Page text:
Ellah - No, no what I said is this: that the moral standardsof my generation derived from our traditional beliefs. We feared thepower of traditional idols, and so one did not steal for fear ofbeing destroyed by this power. Now, with the advent of Christianity,we were warned not to worship idols, and told to obey the TenCommandments, and the philosophy of the Nigerian government is basedon Christian tenets. Even so, the military came with an ideology ofmight is right, a base instinct that conjured up all other baserinstincts like materialism, etc. In the midst of this, the governmentbegan forming youth ministry associations without assigning themgenuine jobs and functions.
Enekwe &endash; In effect, you are saying that Christianity givespeople free choice and Will, because one is not threatened with theloss of life when an offence is committed?
Ellah &endash; (shaking his head) But you are threatened that youwill go to hell!
Enekwe &endash; However, in the traditional society, it's a matterof life and death if you commit evil. That's the one that motivatespeople to be morally .
Ellah - Partly so... But at the same time, government today isbased on Christian philosophy. Even so, Christian philosophy says youwill be punished in the hereafter, while good government punisheshere and now if the judiciary is effective in its work with lawenforcement agents. Unfortunately, none of these organs arefunctioning properly.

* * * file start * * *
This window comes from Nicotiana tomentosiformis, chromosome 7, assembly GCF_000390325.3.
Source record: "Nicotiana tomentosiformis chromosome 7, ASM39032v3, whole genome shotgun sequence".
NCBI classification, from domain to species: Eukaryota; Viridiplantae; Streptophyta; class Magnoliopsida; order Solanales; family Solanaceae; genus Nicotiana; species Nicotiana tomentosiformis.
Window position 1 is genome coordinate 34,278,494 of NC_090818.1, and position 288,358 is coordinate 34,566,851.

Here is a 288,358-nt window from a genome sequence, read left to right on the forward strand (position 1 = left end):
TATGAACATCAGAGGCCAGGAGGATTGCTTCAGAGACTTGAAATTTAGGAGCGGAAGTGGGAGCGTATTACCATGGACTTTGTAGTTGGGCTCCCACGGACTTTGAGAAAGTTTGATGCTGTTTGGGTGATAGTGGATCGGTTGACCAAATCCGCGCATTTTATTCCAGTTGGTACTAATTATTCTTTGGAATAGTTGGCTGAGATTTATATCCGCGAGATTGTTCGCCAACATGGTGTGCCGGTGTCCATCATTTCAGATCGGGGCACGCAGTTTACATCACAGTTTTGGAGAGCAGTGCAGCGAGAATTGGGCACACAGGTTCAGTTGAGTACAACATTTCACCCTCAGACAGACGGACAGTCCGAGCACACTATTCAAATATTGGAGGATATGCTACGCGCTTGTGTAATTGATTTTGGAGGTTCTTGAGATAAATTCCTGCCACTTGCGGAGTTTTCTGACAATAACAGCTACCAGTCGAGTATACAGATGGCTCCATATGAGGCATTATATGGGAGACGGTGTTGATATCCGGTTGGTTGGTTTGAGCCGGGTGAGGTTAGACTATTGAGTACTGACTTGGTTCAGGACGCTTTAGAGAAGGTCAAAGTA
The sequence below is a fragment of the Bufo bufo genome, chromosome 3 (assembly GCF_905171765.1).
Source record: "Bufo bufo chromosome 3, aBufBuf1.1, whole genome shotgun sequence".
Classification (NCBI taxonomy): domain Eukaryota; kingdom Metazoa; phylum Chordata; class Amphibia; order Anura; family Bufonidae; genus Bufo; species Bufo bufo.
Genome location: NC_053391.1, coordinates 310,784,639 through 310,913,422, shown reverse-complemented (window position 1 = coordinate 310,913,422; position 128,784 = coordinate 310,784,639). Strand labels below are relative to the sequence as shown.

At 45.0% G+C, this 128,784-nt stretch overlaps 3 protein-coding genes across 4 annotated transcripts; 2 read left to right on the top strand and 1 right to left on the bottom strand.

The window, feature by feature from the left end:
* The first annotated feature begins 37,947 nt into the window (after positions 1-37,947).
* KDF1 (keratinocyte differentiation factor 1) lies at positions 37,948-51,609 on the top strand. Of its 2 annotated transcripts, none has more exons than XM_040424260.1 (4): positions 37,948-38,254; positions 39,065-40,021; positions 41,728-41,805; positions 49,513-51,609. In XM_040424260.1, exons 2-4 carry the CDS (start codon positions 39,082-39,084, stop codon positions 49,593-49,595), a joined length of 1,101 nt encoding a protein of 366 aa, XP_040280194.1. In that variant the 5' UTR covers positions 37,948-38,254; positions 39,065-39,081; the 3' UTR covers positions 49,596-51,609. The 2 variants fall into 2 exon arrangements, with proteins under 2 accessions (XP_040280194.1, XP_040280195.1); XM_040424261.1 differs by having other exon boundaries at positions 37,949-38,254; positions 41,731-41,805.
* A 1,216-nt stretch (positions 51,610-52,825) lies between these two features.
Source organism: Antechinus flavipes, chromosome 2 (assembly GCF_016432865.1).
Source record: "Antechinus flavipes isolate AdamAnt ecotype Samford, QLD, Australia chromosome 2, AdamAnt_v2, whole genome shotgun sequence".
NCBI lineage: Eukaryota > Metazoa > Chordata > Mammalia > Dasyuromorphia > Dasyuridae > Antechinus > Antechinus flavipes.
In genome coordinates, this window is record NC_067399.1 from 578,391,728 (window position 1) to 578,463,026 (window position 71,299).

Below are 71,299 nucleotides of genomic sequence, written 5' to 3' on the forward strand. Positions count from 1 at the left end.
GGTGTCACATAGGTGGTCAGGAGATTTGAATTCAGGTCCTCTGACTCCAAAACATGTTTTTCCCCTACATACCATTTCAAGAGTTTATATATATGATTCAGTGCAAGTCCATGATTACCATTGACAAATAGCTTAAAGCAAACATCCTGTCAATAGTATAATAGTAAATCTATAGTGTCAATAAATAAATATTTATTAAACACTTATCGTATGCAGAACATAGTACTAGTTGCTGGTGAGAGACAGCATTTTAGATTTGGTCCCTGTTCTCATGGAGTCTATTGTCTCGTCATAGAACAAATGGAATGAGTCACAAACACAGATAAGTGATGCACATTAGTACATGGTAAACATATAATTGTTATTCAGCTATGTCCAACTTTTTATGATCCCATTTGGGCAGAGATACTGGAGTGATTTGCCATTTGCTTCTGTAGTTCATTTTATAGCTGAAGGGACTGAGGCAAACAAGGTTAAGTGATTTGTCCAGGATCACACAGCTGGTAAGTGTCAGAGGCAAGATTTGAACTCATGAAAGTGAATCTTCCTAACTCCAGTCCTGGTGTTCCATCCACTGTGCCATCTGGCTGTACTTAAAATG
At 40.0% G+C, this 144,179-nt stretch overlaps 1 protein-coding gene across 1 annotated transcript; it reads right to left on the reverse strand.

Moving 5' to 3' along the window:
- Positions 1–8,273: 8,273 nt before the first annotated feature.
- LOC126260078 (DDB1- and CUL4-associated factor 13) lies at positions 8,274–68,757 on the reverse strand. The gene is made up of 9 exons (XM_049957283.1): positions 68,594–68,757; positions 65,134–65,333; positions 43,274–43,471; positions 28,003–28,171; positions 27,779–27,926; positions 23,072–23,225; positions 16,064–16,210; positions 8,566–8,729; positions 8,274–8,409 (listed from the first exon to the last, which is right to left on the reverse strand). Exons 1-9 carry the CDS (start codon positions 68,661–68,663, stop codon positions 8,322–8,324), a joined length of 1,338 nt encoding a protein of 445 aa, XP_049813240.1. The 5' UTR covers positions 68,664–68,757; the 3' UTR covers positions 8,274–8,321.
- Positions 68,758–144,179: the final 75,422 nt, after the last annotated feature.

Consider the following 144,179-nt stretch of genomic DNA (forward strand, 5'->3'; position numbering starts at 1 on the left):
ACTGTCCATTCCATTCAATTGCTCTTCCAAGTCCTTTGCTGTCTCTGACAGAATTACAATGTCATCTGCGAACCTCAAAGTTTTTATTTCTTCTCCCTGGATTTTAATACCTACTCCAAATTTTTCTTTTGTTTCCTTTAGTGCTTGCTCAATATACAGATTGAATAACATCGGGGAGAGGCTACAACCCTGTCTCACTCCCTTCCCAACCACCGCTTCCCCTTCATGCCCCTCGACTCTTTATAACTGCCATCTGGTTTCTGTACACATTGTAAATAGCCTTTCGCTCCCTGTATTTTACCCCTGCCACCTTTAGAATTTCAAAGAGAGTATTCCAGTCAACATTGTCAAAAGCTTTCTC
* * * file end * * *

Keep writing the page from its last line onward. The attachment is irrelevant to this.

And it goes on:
Enekwe - What it means is that as a result of militaryinterference, they fail to function properly?
Ellah- Yes, there is another point that I will like to mention;the transfer from colonialism to independence was not completed inthe way it should have been. The moral values we are talking aboutare transferred from one generation to another; it is not everythingthat one reads from books that you transfer. However, the transferfrom colonialism to independence was broken when the military cameinto power, even though I might add that what the British left forus, was not as good as it should have been. They transferred theirown system of government and set up this tripod, so to speak.
The House of Representatives was created with a permanent majorityfrom the North, probably out of sympathy for the Northerners who didnot have much Western education at the time. In 1934-1948, only onenortherner had passed through the Higher College; a man called Dikko,a veterinary surgeon. And at Ibadan in 1948, there were nonortherners, though a few were in Barewa College, Zaria, including(Justice) Bello my good friend. These students had to be taught byassistant lecturers to pass the London Matriculation.